The music of the gamelan rings through the air across the island of Bali. Its tempo is dynamic, though oddly soothing. This traditional percussion orchestra music is central to Balinese dance. Watching a performance, you’re quickly entranced by unique, jolting steps, dramatic eye movements that convey emotions and intricate finger positioning. A Balinese dancer must learn to move and isolate every part of the body while expressing the human soul – or an otherworldly spirit.
Inspired by nature and symbolizing Hindu traditions, the foundation of Balinese dance is in ceremony, rather than pure entertainment. That means you won’t see any booty shaking here, but you will be transported to a mystical world of drama, intrigue and rich meaning.
The Intriguing World of Balinese Dance
There’s a serious and sacred side to the Barong dance, as it’s performed to dispel evil forces. In a classic story of good triumphing over evil, the theatrical dance features Barong, as the lion-like good guy. The villain is Rangda, a widowed witch with the power to make soldiers turn their swords upon themselves.
Luckily for the soldiers, Barong casts a spell to save the day. To the Balinese, Barong represents health and good fortune at times of celebration. The witch, Rangda, is a mythological symbol of evil, as well as ordinary, everyday bad behaviour.
The musical drama of Kecak is held at dusk, continuing into the night and often dazzling guests with fire elements. There is no backdrop, other than what nature provides, which is usually a clifftop overlooking the ocean. There are no musical instruments either, as this is a voice orchestra.
Traditionally, the action focused on 50 or more bare-chested men representing an army of apes, wearing checkered sarongs and rhythmically chanting. Now, the Hindu story of Ramayana is portrayed, complete with a narrator and dancers. The most popular spot to watch a Kecak Fire Dance is at Uluwatu Temple, as the orange sun sinks into the sea.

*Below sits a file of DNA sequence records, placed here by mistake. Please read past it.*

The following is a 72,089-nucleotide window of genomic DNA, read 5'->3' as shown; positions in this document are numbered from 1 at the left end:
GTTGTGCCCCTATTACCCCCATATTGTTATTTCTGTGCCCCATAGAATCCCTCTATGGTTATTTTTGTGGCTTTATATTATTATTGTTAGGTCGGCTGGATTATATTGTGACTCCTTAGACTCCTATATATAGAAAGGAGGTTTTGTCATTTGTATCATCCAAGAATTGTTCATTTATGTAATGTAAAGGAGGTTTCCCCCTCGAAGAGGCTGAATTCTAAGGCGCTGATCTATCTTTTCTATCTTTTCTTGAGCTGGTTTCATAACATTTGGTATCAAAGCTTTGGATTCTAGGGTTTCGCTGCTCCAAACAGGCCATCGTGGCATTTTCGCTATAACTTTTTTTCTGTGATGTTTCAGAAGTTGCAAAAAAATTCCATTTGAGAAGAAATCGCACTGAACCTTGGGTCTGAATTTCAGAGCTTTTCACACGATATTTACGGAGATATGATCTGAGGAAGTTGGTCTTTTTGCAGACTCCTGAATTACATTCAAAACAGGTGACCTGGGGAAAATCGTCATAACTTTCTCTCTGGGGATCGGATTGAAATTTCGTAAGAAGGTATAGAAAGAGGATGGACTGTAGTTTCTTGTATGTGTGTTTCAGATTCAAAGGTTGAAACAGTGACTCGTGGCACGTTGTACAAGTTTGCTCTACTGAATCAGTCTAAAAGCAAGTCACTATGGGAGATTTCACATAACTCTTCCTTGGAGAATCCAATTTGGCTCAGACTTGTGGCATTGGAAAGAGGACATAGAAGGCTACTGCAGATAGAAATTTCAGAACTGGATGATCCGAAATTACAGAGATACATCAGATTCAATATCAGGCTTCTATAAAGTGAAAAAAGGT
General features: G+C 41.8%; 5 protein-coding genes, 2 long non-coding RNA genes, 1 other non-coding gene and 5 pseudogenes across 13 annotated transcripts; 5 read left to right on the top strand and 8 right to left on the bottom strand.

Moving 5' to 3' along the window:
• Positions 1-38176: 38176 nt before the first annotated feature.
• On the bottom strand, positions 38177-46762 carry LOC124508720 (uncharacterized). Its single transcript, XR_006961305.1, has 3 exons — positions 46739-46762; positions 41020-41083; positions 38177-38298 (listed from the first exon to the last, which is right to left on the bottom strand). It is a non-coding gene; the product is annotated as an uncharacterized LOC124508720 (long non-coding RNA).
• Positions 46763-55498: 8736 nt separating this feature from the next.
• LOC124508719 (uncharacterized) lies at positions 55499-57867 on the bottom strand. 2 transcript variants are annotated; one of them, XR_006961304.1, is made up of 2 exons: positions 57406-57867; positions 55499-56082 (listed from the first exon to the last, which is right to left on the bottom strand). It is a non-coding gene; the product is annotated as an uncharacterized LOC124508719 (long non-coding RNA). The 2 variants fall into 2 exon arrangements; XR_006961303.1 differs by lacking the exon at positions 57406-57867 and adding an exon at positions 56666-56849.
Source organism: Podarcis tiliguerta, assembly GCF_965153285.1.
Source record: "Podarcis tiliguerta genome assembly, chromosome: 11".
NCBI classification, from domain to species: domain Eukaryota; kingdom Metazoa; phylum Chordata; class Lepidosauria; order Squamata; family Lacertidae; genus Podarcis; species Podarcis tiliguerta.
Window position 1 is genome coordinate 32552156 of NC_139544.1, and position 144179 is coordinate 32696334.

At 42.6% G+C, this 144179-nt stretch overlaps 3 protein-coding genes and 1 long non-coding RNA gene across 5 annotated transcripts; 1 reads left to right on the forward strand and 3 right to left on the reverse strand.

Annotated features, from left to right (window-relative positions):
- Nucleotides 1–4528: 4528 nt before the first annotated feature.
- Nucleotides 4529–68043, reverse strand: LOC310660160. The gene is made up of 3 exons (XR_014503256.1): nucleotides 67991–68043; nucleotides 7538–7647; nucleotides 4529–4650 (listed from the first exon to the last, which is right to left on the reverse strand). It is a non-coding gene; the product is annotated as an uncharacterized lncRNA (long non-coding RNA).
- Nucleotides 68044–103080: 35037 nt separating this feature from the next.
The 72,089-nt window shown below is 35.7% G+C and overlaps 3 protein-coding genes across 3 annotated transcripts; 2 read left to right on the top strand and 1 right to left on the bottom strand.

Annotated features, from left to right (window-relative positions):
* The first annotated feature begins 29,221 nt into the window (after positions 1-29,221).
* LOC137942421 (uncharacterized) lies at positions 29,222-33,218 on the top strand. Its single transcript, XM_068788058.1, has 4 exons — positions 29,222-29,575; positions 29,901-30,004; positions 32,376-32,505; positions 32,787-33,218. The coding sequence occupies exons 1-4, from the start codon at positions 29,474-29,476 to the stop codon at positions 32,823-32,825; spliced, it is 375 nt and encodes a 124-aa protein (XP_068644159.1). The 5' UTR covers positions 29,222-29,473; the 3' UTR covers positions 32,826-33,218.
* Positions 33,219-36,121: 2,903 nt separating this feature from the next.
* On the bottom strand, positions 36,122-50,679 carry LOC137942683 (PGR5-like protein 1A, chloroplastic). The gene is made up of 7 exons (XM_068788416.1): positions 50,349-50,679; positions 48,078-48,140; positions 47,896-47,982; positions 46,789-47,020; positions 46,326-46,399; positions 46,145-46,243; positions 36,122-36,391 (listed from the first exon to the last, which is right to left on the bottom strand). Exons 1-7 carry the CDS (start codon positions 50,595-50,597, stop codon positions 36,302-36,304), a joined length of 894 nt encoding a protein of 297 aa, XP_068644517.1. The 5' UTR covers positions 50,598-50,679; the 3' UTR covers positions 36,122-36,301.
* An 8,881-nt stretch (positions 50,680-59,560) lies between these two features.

Trance rituals are intrinsic to Balinese culture and different styles of the sacred Sanghyang dance highlight this. It’s usually performed by pre-adolescent girls without formal dance training. They’re induced into a trance and it’s said that spirits of heavenly nymphs enter their bodies, enabling them to rise and perform intricate, acrobatic movements.
The dance is believed to help purify villages, ward off illness and banish evil spirits. Though it’s usually performed in rural villages, variations are sometimes offered as part of tourist shows. However, sacred dances can’t be shown to tourists in their entirety.
The trance-like Sanghyang dance may have inspired today’s popular Legong, which was once only performed before the royal family. Female dancers swathed in sparkling gold brocade and elaborate headdresses display skilled, complex movements and dramatic facial expressions. Legong dance portrays a variety of stories founded in romantic tales of lost maidens and heroic princes. A great spot to see it is in the courtyard of Ubud’s Royal Palace.
Still thinking about booty shaking? You’ll have plenty of opportunities in Bali’s incredible beach clubs, bars and nightclubs. However, it’s well worth delving into traditional Balinese dance, to transport that booty to an otherworldly realm you’re not likely to forget.